This summer, I texted my friend in one of Ethiopia’s war zones. I texted him again. And again. And again. “Are you safe?” “I’m concerned for you.” “I’m praying for you.”
But there was no reply. There was only haunting, ambiguous silence for over 5 months. The little notifications on WhatsApp never turned blue, and I didn’t know if he was dead or alive, like so many others.
War cuts us off from one another. It fills us with the grief of uncertainty, gripping us in the suspenseful double loss of not fully knowing what we’ve lost. Meanwhile, we ache for even a single word of hope, or simply the confirmation of our worst fear.
Last week, I sat at my desk writing about forgiveness in the darkness as the sun set. It was the end of my day, and my mind was fully immersed in my new book Practice Flourishing.
And then my phone lit up on my desk and glowed in the darkness. I looked at the beacon-like screen and read these beautiful words: “Hello Andrew.”
It was from my friend, like a message from another world. I could hardly believe my eyes. He was alive!
He told me that he was displaced with his child but safe. His wife was far away, but the last he heard, she was also alive. (Thank God, he has since confirmed that she is safe.)
My heart filled with peace, joy, and gratitude. I sat in the dark breathing, a mountain of grief slipping off my shoulders into the darkness like pebbles into a pool of peace. Light gently glowed within my soul. For a moment, as I meditated on forgiveness and looked toward Christmas with this good news filling my soul, it felt like we would all be alright — everyone, everywhere.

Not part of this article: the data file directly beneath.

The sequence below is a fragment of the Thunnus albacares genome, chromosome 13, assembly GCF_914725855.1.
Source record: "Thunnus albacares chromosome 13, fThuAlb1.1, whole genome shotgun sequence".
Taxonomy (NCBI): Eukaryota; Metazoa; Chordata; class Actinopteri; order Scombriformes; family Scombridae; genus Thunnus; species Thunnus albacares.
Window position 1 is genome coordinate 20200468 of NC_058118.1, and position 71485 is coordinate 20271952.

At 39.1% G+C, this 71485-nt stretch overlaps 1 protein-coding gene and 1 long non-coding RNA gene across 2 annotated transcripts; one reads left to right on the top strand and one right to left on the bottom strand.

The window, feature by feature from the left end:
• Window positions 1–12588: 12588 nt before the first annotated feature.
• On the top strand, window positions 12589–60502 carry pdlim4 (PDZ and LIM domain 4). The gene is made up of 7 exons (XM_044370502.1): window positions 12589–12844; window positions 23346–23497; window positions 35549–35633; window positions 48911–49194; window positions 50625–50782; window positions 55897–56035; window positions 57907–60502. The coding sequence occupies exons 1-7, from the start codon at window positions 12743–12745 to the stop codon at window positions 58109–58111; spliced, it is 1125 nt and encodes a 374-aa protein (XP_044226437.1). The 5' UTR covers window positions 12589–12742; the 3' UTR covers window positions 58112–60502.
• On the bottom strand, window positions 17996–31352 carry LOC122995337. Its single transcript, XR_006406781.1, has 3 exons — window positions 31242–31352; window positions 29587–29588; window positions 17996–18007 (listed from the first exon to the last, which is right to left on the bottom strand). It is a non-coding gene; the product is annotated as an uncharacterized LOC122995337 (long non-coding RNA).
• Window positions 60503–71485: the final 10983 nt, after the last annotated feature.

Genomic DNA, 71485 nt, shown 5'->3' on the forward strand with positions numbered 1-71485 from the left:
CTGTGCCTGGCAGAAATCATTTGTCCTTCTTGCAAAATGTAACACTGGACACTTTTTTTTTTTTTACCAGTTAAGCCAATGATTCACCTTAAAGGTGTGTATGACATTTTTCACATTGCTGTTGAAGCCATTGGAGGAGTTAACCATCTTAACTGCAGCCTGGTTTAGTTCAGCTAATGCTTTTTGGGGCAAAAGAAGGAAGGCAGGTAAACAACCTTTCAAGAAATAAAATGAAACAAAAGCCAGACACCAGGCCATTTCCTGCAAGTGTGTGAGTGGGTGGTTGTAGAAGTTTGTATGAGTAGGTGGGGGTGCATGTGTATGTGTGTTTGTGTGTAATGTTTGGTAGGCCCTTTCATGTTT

My friend continued: “It’s really hard to explain. These days it seems everything is broken. I am sorry, and I don’t know how I can explain this painful sickness. If you talk of peace, no one is interested. But I know that it’s because of prayer that we survive. This year Christmas will be difficult.”
Perhaps when we die, we will find ourselves alone in darkness, not knowing where we are or if we’re alive. And then the darkness around us will light up with glowing messages that surround us with love:
“Hello Andrew” from the friend lost in war
“Hello Andrew” from Matt who died in the car crash
“Hello Andrew” from Ermias who was killed by brain cancer
“Hello Andrew” from Sam who committed suicide
“Hello Andrew” from Jess whose heart failed in the middle of the night
“Hello Andrew” from Eyob, the boy who died of burns
“Hello Andrew” from the enemy I thought I couldn’t love
“Hello Andrew” from Jesus
And the darkness will be overcome with light, and we will see that we are together — again — alive.
Perhaps this is what happens to us when we die — healing messages of life and togetherness that surround us, lift us, fill us with breath, and bring us home when we thought everything was cut off, lost, finished — dead.
As we celebrate the coming of Jesus and anticipate 2022, may we pray for peace and these seemingly impossible reunions. May God’s love embrace you and give you fresh hope wherever you are today.
And may you hear that gentle whisper from the most unexpected voice, saying, “Hello [your name]”
Heartfelt thanks to friends who have joined me in caring for our dear brother and his family in this incredibly difficult time.
“The light shines in the darkness, and the darkness cannot overcome it.” John 1:5
“Do yourself no harm, for we are all still here.” Acts 16:28